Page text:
September is National Campus Safety Awareness Month

September is National Campus Safety Awareness Month

From St. Thomas' Public Safety

September is National Campus Safety Awareness Month, which is sponsored by Security on Campus Inc., a national nonprofit organization whose mission is to prevent violence, substance abuse and other crimes in college and university campus communities across the United States, and to compassionately assist the victims of these crimes.

NCSAM also focuses attention on a wider range of safety issues, such as fire safety, online safety, vehicle safety, etc., to remind community members of the many issues that still potentially impact them.

Programming during the month is directed by Public Safety Crime Prevention Lead Officer Wells Farnham and student Rebecca Lucast, and will include informational bulletins, info tables, a poster series and other events.

If you have questions, please call Farnham, (651) 962-5105.

First safety bulletin: sexual assault

Sexual assault is one of the most underreported crimes in the country, but unfortunately it is a common crime. Every two and a half minutes, somewhere in America, someone is sexually assaulted. One in six American women has been the victim of an attempted or completed rape and 10 percent of sexual assault victims are men; however, only about 20 percent of victims will ever report the crime to law enforcement.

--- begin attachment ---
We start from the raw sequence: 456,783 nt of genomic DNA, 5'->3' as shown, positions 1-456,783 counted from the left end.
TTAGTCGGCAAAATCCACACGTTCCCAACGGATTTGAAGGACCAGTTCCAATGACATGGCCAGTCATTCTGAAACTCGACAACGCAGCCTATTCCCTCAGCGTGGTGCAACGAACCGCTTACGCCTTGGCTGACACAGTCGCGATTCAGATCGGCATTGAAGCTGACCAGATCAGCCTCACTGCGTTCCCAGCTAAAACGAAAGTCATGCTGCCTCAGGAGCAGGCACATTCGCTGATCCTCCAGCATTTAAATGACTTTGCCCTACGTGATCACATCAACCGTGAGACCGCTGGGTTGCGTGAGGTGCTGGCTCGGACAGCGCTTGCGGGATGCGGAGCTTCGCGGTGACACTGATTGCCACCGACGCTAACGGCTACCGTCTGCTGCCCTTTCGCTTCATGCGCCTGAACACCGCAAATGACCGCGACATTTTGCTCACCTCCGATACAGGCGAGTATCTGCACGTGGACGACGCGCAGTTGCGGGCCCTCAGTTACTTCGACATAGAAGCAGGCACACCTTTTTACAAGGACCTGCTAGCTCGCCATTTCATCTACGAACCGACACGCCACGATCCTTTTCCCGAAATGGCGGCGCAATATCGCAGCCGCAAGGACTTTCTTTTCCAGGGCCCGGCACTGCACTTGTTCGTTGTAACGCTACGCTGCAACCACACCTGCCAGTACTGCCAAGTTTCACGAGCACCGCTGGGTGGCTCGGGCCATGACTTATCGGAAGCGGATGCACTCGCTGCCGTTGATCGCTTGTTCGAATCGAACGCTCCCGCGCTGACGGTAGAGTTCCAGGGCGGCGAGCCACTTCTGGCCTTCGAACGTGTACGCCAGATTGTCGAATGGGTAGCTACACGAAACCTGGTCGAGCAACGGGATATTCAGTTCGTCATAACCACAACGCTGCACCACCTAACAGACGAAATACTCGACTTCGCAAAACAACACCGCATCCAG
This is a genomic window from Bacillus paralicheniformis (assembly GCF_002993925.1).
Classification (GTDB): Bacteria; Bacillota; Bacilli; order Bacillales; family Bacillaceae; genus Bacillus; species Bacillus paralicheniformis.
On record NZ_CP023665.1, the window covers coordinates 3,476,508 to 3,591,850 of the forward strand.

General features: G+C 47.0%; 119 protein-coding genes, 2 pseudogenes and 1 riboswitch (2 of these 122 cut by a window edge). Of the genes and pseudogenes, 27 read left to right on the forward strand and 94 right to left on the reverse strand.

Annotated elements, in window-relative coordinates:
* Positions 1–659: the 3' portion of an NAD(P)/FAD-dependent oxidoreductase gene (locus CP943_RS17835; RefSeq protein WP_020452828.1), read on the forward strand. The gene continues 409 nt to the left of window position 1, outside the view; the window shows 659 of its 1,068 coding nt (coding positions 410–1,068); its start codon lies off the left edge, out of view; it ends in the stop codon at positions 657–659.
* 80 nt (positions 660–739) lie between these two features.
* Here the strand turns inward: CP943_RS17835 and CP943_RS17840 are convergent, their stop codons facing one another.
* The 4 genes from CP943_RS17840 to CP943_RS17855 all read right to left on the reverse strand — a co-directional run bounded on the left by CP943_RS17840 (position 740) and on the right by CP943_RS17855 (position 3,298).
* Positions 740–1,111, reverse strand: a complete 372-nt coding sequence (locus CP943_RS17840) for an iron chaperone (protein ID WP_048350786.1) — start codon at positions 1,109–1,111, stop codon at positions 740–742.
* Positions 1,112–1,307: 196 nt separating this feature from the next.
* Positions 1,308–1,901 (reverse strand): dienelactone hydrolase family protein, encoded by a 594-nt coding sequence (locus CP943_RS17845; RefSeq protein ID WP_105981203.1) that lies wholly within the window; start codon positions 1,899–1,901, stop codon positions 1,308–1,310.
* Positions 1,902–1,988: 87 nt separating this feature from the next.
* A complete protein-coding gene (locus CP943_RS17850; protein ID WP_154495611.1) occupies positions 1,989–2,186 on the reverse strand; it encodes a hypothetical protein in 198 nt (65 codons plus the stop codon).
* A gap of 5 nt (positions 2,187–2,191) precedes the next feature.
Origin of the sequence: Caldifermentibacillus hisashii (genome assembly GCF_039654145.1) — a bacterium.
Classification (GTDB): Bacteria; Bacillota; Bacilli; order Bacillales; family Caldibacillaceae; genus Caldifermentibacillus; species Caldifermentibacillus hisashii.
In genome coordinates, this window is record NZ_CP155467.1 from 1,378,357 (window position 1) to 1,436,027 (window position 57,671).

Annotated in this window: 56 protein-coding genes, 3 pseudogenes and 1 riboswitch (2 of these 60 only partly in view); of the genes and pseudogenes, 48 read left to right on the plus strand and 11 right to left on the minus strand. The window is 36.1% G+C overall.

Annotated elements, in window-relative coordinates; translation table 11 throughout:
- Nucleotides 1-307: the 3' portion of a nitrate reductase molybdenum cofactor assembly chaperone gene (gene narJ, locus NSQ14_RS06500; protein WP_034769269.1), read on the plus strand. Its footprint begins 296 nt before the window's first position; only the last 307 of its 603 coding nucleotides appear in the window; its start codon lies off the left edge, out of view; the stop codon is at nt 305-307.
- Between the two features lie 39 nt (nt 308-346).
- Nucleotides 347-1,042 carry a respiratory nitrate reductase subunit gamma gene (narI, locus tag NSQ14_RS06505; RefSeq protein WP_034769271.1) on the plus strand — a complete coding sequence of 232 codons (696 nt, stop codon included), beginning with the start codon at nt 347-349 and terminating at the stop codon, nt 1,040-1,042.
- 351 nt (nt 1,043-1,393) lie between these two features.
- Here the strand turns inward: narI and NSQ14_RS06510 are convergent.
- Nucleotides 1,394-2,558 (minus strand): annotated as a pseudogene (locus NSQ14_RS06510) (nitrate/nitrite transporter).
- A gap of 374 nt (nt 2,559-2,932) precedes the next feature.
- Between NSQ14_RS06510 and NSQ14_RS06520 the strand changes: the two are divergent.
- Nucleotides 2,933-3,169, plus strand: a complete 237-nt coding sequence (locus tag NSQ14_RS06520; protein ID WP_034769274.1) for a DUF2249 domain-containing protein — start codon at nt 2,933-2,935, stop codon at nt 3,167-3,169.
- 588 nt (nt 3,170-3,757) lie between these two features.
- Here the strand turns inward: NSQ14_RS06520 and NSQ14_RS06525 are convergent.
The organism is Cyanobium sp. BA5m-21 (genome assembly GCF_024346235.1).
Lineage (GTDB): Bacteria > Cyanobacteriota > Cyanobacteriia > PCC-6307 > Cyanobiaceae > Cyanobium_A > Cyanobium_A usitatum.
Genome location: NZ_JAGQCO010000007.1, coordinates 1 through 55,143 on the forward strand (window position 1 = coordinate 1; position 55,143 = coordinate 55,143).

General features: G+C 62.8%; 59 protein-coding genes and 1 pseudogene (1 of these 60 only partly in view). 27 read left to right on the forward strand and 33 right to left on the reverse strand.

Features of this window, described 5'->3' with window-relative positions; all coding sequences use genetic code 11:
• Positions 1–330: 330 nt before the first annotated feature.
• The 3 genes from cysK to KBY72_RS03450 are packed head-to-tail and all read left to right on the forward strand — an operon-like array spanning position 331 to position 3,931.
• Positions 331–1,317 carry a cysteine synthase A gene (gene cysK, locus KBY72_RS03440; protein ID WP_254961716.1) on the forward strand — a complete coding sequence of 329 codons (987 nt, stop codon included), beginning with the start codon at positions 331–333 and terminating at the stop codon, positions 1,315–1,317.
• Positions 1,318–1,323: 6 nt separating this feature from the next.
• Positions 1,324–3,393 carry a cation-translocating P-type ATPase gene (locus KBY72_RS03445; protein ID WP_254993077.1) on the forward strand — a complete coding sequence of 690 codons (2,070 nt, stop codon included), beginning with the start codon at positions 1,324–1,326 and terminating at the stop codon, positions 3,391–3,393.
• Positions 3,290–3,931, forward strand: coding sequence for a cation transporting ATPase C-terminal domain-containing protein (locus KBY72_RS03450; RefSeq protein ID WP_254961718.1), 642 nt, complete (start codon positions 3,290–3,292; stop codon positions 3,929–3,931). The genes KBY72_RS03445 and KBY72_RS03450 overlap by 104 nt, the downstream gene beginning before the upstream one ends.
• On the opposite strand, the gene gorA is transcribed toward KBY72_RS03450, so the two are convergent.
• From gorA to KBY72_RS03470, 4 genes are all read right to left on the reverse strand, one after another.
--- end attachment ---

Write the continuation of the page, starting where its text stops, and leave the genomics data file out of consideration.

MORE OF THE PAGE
Studies of college campuses indicate that about one in four college women will be the victim of attempted or completed sexual assault, and that a majority of those assaults are attempted in the first six weeks of the victim's first year of college. Most assaults are planned ahead of time and 70 percent of assaults are committed by someone known to the victim.

Additionally, in Minnesota a person who is legally intoxicated is not able to give consent to engage in sexual acts. Sometimes perpetrators may add something to the victim's drink to incapacitate them. Many drugs have been used for this purpose, and some of the more common are Rohypnol, GHB and Ketamine; however, alcohol remains the most common substance used to subdue victims of sexual assault.

Information from the Minnesota Coalition Against Sexual Assault, the Minnesota Department of Justice and the Federal Bureau of Investigation.